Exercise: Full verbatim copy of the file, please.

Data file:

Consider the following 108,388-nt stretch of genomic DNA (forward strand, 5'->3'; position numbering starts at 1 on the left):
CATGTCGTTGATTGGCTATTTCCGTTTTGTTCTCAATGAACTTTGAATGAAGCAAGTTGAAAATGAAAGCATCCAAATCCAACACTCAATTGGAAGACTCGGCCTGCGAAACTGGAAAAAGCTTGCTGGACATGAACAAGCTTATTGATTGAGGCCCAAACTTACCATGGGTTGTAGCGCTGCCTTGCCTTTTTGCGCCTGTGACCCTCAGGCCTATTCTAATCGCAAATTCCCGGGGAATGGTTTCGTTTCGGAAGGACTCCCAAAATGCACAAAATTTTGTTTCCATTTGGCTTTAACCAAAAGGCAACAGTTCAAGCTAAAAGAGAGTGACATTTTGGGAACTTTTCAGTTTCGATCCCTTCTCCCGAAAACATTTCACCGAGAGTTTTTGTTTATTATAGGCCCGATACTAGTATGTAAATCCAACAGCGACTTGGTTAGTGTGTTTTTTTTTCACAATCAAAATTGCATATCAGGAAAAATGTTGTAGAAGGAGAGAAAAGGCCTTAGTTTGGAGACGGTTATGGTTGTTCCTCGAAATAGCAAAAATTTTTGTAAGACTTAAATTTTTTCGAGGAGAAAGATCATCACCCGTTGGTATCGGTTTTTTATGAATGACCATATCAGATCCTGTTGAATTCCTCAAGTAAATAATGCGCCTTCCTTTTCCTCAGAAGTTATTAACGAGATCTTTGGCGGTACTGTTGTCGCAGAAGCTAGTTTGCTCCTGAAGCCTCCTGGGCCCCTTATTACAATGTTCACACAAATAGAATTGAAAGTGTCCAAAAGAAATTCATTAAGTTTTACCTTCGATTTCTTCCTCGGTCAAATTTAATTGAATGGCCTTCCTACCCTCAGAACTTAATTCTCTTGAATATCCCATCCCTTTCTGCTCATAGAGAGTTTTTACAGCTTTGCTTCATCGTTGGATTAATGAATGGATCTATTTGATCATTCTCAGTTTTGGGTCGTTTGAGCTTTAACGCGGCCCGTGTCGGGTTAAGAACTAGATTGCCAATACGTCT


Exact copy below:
Consider the following 108,388-nt stretch of genomic DNA (forward strand, 5'->3'; position numbering starts at 1 on the left):
CATGTCGTTGATTGGCTATTTCCGTTTTGTTCTCAATGAACTTTGAATGAAGCAAGTTGAAAATGAAAGCATCCAAATCCAACACTCAATTGGAAGACTCGGCCTGCGAAACTGGAAAAAGCTTGCTGGACATGAACAAGCTTATTGATTGAGGCCCAAACTTACCATGGGTTGTAGCGCTGCCTTGCCTTTTTGCGCCTGTGACCCTCAGGCCTATTCTAATCGCAAATTCCCGGGGAATGGTTTCGTTTCGGAAGGACTCCCAAAATGCACAAAATTTTGTTTCCATTTGGCTTTAACCAAAAGGCAACAGTTCAAGCTAAAAGAGAGTGACATTTTGGGAACTTTTCAGTTTCGATCCCTTCTCCCGAAAACATTTCACCGAGAGTTTTTGTTTATTATAGGCCCGATACTAGTATGTAAATCCAACAGCGACTTGGTTAGTGTGTTTTTTTTTCACAATCAAAATTGCATATCAGGAAAAATGTTGTAGAAGGAGAGAAAAGGCCTTAGTTTGGAGACGGTTATGGTTGTTCCTCGAAATAGCAAAAATTTTTGTAAGACTTAAATTTTTTCGAGGAGAAAGATCATCACCCGTTGGTATCGGTTTTTTATGAATGACCATATCAGATCCTGTTGAATTCCTCAAGTAAATAATGCGCCTTCCTTTTCCTCAGAAGTTATTAACGAGATCTTTGGCGGTACTGTTGTCGCAGAAGCTAGTTTGCTCCTGAAGCCTCCTGGGCCCCTTATTACAATGTTCACACAAATAGAATTGAAAGTGTCCAAAAGAAATTCATTAAGTTTTACCTTCGATTTCTTCCTCGGTCAAATTTAATTGAATGGCCTTCCTACCCTCAGAACTTAATTCTCTTGAATATCCCATCCCTTTCTGCTCATAGAGAGTTTTTACAGCTTTGCTTCATCGTTGGATTAATGAATGGATCTATTTGATCATTCTCAGTTTTGGGTCGTTTGAGCTTTAACGCGGCCCGTGTCGGGTTAAGAACTAGATTGCCAATACGTCT